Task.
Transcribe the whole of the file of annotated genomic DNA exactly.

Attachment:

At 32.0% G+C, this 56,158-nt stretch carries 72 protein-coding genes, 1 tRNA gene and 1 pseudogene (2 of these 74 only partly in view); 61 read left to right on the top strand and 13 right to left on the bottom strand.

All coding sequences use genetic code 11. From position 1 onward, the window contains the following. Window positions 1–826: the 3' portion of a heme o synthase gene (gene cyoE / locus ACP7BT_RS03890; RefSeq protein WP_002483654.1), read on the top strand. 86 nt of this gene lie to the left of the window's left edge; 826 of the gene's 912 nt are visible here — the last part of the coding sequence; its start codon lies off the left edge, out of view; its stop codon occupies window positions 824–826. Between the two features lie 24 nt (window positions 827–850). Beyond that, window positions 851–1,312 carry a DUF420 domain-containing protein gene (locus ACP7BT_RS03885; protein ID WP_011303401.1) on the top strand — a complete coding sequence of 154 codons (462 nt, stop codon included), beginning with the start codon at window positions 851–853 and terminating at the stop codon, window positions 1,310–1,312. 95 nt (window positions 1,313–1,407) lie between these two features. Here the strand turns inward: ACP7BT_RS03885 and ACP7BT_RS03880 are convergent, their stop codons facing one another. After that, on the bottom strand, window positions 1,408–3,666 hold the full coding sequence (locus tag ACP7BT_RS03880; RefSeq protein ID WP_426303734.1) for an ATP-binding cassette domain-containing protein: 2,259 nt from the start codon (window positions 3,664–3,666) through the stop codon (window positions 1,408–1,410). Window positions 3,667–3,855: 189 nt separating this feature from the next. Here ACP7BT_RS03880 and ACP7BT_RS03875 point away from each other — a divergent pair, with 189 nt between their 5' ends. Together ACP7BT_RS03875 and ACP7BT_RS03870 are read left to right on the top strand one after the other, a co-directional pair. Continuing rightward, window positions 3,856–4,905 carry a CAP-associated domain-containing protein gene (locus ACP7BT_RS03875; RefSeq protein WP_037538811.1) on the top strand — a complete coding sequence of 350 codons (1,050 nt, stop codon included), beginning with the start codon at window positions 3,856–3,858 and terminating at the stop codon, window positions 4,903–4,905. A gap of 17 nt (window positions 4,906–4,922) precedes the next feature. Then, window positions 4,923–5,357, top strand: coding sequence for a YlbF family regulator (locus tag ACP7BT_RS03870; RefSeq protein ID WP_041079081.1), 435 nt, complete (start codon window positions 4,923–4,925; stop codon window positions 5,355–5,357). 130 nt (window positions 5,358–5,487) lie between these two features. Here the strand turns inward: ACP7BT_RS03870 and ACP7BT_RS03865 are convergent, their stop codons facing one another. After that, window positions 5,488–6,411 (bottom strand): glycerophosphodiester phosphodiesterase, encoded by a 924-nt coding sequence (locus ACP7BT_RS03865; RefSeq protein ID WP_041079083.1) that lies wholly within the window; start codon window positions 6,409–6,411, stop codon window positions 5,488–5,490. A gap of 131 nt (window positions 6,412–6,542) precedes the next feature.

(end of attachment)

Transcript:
At 32.0% G+C, this 56,158-nt stretch carries 72 protein-coding genes, 1 tRNA gene and 1 pseudogene (2 of these 74 only partly in view); 61 read left to right on the top strand and 13 right to left on the bottom strand.

All coding sequences use genetic code 11. From position 1 onward, the window contains the following. Window positions 1–826: the 3' portion of a heme o synthase gene (gene cyoE / locus ACP7BT_RS03890; RefSeq protein WP_002483654.1), read on the top strand. 86 nt of this gene lie to the left of the window's left edge; 826 of the gene's 912 nt are visible here — the last part of the coding sequence; its start codon lies off the left edge, out of view; its stop codon occupies window positions 824–826. Between the two features lie 24 nt (window positions 827–850). Beyond that, window positions 851–1,312 carry a DUF420 domain-containing protein gene (locus ACP7BT_RS03885; protein ID WP_011303401.1) on the top strand — a complete coding sequence of 154 codons (462 nt, stop codon included), beginning with the start codon at window positions 851–853 and terminating at the stop codon, window positions 1,310–1,312. 95 nt (window positions 1,313–1,407) lie between these two features. Here the strand turns inward: ACP7BT_RS03885 and ACP7BT_RS03880 are convergent, their stop codons facing one another. After that, on the bottom strand, window positions 1,408–3,666 hold the full coding sequence (locus tag ACP7BT_RS03880; RefSeq protein ID WP_426303734.1) for an ATP-binding cassette domain-containing protein: 2,259 nt from the start codon (window positions 3,664–3,666) through the stop codon (window positions 1,408–1,410). Window positions 3,667–3,855: 189 nt separating this feature from the next. Here ACP7BT_RS03880 and ACP7BT_RS03875 point away from each other — a divergent pair, with 189 nt between their 5' ends. Together ACP7BT_RS03875 and ACP7BT_RS03870 are read left to right on the top strand one after the other, a co-directional pair. Continuing rightward, window positions 3,856–4,905 carry a CAP-associated domain-containing protein gene (locus ACP7BT_RS03875; RefSeq protein WP_037538811.1) on the top strand — a complete coding sequence of 350 codons (1,050 nt, stop codon included), beginning with the start codon at window positions 3,856–3,858 and terminating at the stop codon, window positions 4,903–4,905. A gap of 17 nt (window positions 4,906–4,922) precedes the next feature. Then, window positions 4,923–5,357, top strand: coding sequence for a YlbF family regulator (locus tag ACP7BT_RS03870; RefSeq protein ID WP_041079081.1), 435 nt, complete (start codon window positions 4,923–4,925; stop codon window positions 5,355–5,357). 130 nt (window positions 5,358–5,487) lie between these two features. Here the strand turns inward: ACP7BT_RS03870 and ACP7BT_RS03865 are convergent, their stop codons facing one another. After that, window positions 5,488–6,411 (bottom strand): glycerophosphodiester phosphodiesterase, encoded by a 924-nt coding sequence (locus ACP7BT_RS03865; RefSeq protein ID WP_041079083.1) that lies wholly within the window; start codon window positions 6,409–6,411, stop codon window positions 5,488–5,490. A gap of 131 nt (window positions 6,412–6,542) precedes the next feature.